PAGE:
- Incorrect file permissions: Proper file permissions are important for the auto-update to function properly. WordPress uses the htdocs/Yoursite/wp-content/upgrade directory for the temproary file that it creates during the installation process and it needs to be writable. Once you’ve done this, try auto-updating again.
- Turn off Safe Mode: Try turning off the Safe Mode in your httpd.config file, then restart Apache.
- Choose Manual Update: If it happens that you get a “Fatal Error“, opt for a manual update.
Other reasons could be PHP memory is exhausted or server timeout, and you’ll need to do a bit of WordPress troubleshooting here.
5. Suspended Account
Most hosting services suspend your account if it’s been unpaid for a while. Usually you’ll get an email from your host letting you know when a payment hasn’t gone through, so it’s possible it slipped by. Ensure that your billing information is up to date to avoid suspension of hosting services.
6. Your Server is Down
If your server is experiencing downtime, you’ll not be able to access your website at all. While you may get a message that your server will be experiencing downtime, sometimes you’ll be in the dark about – it’s easy to forget about. Any resource intensive usage of server resources exceeding your bandwidth limits can also cause your website to go down.
Start checking by simply refreshing the page, and if it’s a temporary issue, it’ll most likely resolve itself.
Next, consider if the hosting service/package you’ve selected is the right one for your website. If you’ve opted for cheap web hosting, it’s possible that the host servers do not provide your sufficient support for 100% uptime. Downtime can happen more often with cheaper hosting that’s not supported by proper infrastructure, and your only solution is to wait it out or get on the phone with your service provider. Or you can choose to switch to quality hosting services such as Bluehost (where WPExplorer readers can avail a 63% discount), or for WordPress managed hosting solutions such as WP Engine.
Services like Bluehost keep you informed of server outages, but you can also visit the cPanel to check the status of your account. Again, it’s a good idea to set up an automatic uptime monitor tool and as soon as you’re notified of downtime, get in touch with your hosting provider.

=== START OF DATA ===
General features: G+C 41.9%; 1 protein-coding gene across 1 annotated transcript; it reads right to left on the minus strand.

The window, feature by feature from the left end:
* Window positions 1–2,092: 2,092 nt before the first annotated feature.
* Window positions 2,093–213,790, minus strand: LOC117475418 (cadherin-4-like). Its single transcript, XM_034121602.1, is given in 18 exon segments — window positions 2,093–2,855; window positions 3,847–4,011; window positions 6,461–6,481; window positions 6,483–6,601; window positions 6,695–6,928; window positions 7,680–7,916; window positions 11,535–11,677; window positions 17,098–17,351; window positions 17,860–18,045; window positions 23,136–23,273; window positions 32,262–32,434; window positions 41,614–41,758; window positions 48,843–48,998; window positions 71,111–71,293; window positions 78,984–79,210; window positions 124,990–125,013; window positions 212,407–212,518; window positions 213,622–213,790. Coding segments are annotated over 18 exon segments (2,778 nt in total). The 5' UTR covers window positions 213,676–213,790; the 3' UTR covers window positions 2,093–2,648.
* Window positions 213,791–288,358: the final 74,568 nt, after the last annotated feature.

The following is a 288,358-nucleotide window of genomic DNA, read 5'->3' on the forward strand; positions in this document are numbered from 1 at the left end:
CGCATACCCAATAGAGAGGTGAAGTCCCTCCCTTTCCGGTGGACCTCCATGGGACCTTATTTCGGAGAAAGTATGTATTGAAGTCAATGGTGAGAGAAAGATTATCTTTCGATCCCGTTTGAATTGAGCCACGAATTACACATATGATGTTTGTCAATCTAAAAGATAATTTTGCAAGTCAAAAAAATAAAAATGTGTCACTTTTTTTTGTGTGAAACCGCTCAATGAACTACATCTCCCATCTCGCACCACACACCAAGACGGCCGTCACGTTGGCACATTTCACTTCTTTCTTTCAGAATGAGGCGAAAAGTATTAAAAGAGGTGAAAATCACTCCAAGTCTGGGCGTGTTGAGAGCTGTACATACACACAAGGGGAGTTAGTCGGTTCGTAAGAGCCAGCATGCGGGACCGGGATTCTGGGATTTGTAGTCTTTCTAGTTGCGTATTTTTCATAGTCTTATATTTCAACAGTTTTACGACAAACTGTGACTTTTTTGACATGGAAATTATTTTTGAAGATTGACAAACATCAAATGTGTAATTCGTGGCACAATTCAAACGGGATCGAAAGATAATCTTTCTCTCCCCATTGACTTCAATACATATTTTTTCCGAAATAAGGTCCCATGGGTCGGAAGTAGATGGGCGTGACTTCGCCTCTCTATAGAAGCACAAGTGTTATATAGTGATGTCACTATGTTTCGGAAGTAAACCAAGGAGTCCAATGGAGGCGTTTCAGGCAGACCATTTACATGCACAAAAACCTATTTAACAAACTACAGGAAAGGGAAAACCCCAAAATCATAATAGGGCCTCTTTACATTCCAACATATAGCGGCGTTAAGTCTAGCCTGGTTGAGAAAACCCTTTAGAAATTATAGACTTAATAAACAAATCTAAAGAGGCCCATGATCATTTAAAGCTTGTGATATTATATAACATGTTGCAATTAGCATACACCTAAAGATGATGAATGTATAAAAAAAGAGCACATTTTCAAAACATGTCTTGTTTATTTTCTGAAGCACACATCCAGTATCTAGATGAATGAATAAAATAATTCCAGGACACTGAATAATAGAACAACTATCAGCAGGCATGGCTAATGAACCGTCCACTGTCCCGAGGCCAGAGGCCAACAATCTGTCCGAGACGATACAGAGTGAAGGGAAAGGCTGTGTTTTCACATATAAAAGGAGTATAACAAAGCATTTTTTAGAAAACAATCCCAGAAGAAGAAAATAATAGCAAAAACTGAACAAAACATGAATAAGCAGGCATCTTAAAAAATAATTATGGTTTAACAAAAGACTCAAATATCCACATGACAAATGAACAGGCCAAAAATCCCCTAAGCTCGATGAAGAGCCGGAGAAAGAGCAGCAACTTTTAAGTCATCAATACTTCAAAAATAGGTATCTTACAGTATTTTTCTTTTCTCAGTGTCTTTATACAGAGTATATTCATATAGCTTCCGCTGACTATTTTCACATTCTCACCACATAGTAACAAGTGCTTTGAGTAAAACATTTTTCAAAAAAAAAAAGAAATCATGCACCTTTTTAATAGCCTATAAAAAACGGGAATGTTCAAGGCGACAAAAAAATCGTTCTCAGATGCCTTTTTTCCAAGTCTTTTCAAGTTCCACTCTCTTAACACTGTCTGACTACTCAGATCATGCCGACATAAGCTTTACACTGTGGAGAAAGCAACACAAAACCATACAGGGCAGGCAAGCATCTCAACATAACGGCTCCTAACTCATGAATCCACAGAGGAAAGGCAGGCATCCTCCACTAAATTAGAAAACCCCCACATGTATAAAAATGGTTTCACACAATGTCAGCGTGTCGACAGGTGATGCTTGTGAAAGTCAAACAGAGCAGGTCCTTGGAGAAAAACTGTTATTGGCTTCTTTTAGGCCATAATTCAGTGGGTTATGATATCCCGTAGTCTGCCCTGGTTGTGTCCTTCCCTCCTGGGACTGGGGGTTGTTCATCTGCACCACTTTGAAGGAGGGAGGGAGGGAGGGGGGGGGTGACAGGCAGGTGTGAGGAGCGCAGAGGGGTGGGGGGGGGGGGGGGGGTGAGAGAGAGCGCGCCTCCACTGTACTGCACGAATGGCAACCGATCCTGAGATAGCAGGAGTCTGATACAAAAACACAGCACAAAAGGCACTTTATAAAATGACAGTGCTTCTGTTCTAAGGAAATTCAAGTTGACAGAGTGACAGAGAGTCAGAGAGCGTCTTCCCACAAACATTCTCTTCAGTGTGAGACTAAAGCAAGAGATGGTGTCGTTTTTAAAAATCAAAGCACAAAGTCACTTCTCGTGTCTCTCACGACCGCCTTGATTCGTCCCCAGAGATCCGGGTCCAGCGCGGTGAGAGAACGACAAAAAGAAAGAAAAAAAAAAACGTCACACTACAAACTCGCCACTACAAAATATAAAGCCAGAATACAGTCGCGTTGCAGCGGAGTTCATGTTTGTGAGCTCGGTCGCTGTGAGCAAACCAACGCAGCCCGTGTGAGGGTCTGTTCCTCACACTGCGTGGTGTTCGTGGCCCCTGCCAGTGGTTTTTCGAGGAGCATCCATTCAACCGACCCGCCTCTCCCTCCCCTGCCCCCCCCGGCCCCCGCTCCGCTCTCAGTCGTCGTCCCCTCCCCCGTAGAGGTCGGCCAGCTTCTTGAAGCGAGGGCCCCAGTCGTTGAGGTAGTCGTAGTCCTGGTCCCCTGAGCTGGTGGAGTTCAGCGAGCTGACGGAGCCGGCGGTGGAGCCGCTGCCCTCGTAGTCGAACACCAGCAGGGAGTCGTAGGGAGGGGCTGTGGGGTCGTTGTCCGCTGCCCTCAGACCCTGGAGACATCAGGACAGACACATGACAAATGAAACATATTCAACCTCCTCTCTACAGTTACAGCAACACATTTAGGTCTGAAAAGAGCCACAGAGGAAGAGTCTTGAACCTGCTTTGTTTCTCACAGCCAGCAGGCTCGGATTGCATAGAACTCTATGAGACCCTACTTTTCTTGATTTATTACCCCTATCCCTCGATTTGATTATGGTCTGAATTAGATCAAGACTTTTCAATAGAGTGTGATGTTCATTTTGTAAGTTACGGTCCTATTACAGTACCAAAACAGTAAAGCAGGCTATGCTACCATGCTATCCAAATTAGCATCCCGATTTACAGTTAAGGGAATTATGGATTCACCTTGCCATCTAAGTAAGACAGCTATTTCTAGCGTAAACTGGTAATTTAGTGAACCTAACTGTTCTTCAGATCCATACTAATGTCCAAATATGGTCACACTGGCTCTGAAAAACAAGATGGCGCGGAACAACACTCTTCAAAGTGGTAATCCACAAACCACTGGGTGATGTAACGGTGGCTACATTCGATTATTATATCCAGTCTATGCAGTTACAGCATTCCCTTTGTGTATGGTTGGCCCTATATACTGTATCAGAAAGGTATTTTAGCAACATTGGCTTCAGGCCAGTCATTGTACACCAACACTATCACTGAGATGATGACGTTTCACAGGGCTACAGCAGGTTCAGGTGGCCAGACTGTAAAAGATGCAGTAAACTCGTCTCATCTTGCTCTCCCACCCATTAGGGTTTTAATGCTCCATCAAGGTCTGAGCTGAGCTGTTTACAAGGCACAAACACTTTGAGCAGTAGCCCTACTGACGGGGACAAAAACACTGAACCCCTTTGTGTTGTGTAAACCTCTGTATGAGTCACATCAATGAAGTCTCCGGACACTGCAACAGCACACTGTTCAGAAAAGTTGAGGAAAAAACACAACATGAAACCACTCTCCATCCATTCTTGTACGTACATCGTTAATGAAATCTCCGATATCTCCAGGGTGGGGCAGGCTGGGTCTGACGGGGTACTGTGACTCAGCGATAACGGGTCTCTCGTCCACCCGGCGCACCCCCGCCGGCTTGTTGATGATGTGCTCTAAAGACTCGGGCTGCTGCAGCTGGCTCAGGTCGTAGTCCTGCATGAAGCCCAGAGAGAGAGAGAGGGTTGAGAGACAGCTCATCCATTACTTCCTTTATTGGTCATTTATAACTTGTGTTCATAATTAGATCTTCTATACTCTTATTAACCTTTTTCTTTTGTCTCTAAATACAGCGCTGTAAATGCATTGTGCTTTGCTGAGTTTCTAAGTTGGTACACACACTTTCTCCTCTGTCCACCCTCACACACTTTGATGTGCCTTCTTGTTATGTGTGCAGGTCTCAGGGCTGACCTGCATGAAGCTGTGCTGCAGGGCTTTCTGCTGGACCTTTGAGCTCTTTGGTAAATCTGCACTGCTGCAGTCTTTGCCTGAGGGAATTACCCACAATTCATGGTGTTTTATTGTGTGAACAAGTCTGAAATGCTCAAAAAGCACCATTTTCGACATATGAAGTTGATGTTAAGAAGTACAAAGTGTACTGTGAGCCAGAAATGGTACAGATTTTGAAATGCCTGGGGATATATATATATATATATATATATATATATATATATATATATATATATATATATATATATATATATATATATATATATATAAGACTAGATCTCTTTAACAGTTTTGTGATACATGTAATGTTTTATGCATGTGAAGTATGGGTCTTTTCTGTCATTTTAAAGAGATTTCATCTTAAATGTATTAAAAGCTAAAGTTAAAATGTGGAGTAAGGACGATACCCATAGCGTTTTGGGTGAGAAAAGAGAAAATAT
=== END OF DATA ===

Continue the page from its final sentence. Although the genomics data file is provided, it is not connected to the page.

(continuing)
7. Theme or Plugin conflict
Dubiuos themes and plugins that do not play well with each other or with the WordPress core can also cut you off from your WordPress. One way to prevent this is to buy quality themes and plugins from reputed marketplaces.
A good place to search for WordPress plugins is our own list of Best WordPress Plugins.
Many authors take the trouble to point out the known conflicts of their product with other themes or plugins, and you should take the time to go through them before you install them. And if you’re ever in doubt about compatibility just ask the developer.
8. You’ve Been Hacked
If you’ve been running a website for any length of time, surely you’ll know that website security is an ongoing exercise. The whole point is to stay a few steps ahead of the bad guys. Often, malicious bots repeatedly try to gain entry with a series of high frequency attempts, and sometimes succeed (hence, the need for strong passwords and protecting your admin area). In such cases and in cases of DoS attacks, your hosting provider should step up to help you stay protected. You’ll need to work closely with them and give them all the information at your disposal.
It may also happen that the bots or hackers succeed and take over your site. To check if your website has been hacked, run a Sucuri sitecheck and look at the results you get.
If your website has no malware affecting it, just go over these FAQ on WordPress Codex and try to gather more info about what’s causing it to go offline or run weirdly.
Being locked out of your site can be a harrowing experience. But there are a number of ways to find out the reason why your WordPress website is down. Armed with this information, you can try and set things right by yourself. What’s more, there are a number of quality posts that help you with troubleshooting WordPress, including the WordPress codex. And if you find you cannot handle it on your own, you can always ask for outside help.